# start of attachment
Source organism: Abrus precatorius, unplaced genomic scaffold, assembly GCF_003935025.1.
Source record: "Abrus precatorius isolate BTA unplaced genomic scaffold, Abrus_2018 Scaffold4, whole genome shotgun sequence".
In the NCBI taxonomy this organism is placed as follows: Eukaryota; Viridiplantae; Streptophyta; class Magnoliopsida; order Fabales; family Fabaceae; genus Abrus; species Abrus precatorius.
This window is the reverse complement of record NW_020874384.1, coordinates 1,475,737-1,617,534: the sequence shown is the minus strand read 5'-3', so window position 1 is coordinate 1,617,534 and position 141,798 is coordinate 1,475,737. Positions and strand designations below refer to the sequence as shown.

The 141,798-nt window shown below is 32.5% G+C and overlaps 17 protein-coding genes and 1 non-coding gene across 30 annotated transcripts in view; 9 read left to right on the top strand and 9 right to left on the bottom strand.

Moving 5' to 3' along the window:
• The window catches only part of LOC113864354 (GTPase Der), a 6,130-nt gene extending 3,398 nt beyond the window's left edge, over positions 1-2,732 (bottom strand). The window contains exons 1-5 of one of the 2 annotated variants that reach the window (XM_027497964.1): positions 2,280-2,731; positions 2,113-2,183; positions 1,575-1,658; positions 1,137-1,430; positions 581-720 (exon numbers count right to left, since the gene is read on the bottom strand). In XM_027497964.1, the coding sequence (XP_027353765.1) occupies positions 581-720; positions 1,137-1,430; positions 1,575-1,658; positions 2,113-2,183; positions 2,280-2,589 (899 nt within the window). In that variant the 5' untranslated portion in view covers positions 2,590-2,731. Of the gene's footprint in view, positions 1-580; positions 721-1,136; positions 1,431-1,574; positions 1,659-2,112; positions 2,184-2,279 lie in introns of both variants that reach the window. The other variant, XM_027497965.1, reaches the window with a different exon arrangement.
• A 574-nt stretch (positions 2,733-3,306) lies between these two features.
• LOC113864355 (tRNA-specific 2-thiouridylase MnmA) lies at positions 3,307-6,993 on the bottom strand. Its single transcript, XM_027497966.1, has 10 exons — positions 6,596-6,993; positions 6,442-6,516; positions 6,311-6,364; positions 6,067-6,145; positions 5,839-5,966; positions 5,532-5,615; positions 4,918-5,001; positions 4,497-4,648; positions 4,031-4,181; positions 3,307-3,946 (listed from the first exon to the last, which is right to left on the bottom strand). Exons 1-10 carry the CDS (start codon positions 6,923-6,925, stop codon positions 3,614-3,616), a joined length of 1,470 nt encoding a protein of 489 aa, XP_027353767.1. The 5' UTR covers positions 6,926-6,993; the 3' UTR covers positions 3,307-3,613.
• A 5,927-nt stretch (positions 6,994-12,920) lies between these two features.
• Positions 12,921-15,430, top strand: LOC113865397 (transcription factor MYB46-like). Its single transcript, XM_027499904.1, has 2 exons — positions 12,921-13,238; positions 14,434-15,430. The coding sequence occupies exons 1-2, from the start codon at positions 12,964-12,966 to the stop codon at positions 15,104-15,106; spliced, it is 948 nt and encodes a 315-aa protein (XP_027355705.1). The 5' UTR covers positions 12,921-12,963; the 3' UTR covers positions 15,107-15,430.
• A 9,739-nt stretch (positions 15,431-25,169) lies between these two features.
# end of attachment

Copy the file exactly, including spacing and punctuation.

Source organism: Abrus precatorius, unplaced genomic scaffold, assembly GCF_003935025.1.
Source record: "Abrus precatorius isolate BTA unplaced genomic scaffold, Abrus_2018 Scaffold4, whole genome shotgun sequence".
In the NCBI taxonomy this organism is placed as follows: Eukaryota; Viridiplantae; Streptophyta; class Magnoliopsida; order Fabales; family Fabaceae; genus Abrus; species Abrus precatorius.
This window is the reverse complement of record NW_020874384.1, coordinates 1,475,737-1,617,534: the sequence shown is the minus strand read 5'-3', so window position 1 is coordinate 1,617,534 and position 141,798 is coordinate 1,475,737. Positions and strand designations below refer to the sequence as shown.

The 141,798-nt window shown below is 32.5% G+C and overlaps 17 protein-coding genes and 1 non-coding gene across 30 annotated transcripts in view; 9 read left to right on the top strand and 9 right to left on the bottom strand.

Moving 5' to 3' along the window:
• The window catches only part of LOC113864354 (GTPase Der), a 6,130-nt gene extending 3,398 nt beyond the window's left edge, over positions 1-2,732 (bottom strand). The window contains exons 1-5 of one of the 2 annotated variants that reach the window (XM_027497964.1): positions 2,280-2,731; positions 2,113-2,183; positions 1,575-1,658; positions 1,137-1,430; positions 581-720 (exon numbers count right to left, since the gene is read on the bottom strand). In XM_027497964.1, the coding sequence (XP_027353765.1) occupies positions 581-720; positions 1,137-1,430; positions 1,575-1,658; positions 2,113-2,183; positions 2,280-2,589 (899 nt within the window). In that variant the 5' untranslated portion in view covers positions 2,590-2,731. Of the gene's footprint in view, positions 1-580; positions 721-1,136; positions 1,431-1,574; positions 1,659-2,112; positions 2,184-2,279 lie in introns of both variants that reach the window. The other variant, XM_027497965.1, reaches the window with a different exon arrangement.
• A 574-nt stretch (positions 2,733-3,306) lies between these two features.
• LOC113864355 (tRNA-specific 2-thiouridylase MnmA) lies at positions 3,307-6,993 on the bottom strand. Its single transcript, XM_027497966.1, has 10 exons — positions 6,596-6,993; positions 6,442-6,516; positions 6,311-6,364; positions 6,067-6,145; positions 5,839-5,966; positions 5,532-5,615; positions 4,918-5,001; positions 4,497-4,648; positions 4,031-4,181; positions 3,307-3,946 (listed from the first exon to the last, which is right to left on the bottom strand). Exons 1-10 carry the CDS (start codon positions 6,923-6,925, stop codon positions 3,614-3,616), a joined length of 1,470 nt encoding a protein of 489 aa, XP_027353767.1. The 5' UTR covers positions 6,926-6,993; the 3' UTR covers positions 3,307-3,613.
• A 5,927-nt stretch (positions 6,994-12,920) lies between these two features.
• Positions 12,921-15,430, top strand: LOC113865397 (transcription factor MYB46-like). Its single transcript, XM_027499904.1, has 2 exons — positions 12,921-13,238; positions 14,434-15,430. The coding sequence occupies exons 1-2, from the start codon at positions 12,964-12,966 to the stop codon at positions 15,104-15,106; spliced, it is 948 nt and encodes a 315-aa protein (XP_027355705.1). The 5' UTR covers positions 12,921-12,963; the 3' UTR covers positions 15,107-15,430.
• A 9,739-nt stretch (positions 15,431-25,169) lies between these two features.